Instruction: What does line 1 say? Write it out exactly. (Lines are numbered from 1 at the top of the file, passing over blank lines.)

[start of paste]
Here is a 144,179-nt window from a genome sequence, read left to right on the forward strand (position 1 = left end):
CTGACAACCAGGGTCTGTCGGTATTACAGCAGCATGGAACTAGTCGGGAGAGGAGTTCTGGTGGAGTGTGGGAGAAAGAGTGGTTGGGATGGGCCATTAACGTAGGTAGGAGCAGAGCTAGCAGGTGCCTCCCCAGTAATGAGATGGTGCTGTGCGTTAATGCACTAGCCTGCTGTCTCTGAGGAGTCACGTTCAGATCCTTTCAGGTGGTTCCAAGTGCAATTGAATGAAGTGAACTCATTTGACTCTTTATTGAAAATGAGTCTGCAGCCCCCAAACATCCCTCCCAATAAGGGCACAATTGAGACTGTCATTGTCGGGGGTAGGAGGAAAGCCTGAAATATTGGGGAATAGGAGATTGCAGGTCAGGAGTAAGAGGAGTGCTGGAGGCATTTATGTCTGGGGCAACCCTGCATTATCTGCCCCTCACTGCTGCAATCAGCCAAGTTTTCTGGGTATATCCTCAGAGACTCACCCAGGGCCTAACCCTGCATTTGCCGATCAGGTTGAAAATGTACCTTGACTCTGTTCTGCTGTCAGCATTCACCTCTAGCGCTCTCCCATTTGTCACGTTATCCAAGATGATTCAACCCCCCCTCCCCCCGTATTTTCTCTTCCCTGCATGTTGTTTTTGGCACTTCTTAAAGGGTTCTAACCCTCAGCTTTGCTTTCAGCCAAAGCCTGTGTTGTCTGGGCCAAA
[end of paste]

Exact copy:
Here is a 144,179-nt window from a genome sequence, read left to right on the forward strand (position 1 = left end):